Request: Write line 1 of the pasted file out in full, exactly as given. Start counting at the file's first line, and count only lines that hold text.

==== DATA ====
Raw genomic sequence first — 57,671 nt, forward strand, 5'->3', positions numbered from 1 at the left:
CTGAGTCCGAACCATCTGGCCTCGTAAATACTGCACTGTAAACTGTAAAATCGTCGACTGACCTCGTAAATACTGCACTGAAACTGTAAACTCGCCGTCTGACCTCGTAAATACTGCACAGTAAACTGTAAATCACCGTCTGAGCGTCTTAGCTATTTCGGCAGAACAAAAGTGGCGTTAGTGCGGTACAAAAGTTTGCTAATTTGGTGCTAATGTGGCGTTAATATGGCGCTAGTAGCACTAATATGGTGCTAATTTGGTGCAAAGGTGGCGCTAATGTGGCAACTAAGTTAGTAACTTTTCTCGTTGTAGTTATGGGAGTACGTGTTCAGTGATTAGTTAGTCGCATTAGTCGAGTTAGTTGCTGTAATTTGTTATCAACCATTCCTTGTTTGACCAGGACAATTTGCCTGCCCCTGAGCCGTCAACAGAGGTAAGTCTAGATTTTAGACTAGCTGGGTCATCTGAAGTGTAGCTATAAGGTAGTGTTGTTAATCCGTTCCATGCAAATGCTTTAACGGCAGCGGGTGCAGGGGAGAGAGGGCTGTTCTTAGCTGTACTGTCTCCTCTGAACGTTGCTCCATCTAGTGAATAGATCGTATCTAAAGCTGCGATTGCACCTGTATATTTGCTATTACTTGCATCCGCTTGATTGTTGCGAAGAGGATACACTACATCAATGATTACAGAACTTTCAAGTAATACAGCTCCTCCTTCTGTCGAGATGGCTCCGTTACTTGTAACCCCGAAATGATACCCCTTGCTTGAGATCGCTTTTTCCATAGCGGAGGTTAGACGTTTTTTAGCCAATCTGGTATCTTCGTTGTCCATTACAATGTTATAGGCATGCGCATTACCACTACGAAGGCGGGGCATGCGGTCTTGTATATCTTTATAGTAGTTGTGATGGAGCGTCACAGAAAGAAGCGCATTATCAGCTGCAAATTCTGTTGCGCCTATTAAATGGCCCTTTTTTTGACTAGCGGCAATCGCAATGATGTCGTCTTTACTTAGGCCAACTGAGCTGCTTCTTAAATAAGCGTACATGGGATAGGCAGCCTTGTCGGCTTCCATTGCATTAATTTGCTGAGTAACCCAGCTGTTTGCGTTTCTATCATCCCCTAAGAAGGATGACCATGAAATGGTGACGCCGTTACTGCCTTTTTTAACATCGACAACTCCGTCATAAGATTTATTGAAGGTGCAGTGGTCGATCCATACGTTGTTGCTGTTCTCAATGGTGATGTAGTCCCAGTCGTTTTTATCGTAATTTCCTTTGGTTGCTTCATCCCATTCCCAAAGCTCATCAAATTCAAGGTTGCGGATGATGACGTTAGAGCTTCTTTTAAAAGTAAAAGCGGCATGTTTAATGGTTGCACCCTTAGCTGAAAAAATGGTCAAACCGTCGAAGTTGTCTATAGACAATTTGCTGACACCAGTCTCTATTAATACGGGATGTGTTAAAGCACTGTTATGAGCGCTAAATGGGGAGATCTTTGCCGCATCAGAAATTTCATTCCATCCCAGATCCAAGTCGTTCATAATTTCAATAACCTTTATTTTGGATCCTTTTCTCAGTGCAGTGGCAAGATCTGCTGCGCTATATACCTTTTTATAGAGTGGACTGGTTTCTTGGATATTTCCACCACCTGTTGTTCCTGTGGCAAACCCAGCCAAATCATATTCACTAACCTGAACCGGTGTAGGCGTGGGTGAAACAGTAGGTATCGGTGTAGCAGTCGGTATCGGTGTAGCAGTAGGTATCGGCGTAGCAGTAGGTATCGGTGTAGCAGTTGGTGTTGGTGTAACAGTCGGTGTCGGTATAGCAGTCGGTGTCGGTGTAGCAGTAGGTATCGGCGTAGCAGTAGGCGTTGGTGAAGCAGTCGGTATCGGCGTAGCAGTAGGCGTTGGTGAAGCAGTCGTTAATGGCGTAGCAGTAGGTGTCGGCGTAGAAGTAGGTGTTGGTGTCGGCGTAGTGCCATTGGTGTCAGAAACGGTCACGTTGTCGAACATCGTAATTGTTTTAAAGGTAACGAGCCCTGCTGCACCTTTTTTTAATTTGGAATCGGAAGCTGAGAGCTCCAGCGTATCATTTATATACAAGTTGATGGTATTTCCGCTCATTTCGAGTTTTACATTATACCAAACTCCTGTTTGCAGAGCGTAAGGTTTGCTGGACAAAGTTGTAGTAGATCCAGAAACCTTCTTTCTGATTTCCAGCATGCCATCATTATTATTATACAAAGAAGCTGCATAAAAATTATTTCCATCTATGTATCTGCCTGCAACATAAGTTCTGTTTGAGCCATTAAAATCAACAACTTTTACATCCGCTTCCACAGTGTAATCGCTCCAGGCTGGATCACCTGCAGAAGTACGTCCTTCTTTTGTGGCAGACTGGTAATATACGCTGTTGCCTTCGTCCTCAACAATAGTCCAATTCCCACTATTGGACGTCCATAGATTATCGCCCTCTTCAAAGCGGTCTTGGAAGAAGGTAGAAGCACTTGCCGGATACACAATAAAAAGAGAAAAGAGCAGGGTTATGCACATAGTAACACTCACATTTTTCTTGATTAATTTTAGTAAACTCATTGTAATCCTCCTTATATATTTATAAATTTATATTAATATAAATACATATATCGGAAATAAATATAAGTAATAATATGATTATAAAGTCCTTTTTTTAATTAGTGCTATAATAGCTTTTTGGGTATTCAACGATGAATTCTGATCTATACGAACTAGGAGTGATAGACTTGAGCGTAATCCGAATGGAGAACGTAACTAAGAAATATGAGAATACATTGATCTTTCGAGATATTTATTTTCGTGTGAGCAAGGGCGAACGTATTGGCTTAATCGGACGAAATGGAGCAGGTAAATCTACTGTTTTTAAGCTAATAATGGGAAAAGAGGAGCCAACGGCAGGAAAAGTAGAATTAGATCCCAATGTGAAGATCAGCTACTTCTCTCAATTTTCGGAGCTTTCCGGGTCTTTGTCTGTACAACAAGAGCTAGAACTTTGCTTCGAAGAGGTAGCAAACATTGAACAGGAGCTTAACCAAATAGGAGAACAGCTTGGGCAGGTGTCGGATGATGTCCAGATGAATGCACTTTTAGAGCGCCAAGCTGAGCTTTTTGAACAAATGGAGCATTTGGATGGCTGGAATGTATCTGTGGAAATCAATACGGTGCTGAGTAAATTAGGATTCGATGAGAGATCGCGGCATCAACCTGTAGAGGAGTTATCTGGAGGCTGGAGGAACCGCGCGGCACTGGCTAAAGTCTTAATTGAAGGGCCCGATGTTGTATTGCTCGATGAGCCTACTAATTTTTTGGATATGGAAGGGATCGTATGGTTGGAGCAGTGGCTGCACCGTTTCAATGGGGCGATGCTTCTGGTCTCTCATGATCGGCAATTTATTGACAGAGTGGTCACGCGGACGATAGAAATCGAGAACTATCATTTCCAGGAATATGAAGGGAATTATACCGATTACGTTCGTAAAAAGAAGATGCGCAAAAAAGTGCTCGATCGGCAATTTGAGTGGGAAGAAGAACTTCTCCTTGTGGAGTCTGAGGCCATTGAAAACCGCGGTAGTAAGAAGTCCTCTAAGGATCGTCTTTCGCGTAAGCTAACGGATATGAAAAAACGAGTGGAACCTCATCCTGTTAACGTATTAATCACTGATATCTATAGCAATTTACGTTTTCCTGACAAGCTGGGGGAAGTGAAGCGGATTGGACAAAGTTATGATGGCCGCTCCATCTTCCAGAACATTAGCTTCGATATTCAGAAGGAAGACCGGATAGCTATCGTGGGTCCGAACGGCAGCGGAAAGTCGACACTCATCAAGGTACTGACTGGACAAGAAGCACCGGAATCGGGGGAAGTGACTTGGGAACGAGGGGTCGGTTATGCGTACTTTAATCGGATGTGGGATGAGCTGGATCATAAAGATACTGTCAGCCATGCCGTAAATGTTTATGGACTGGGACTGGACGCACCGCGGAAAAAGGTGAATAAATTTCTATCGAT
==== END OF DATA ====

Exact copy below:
Raw genomic sequence first — 57,671 nt, forward strand, 5'->3', positions numbered from 1 at the left: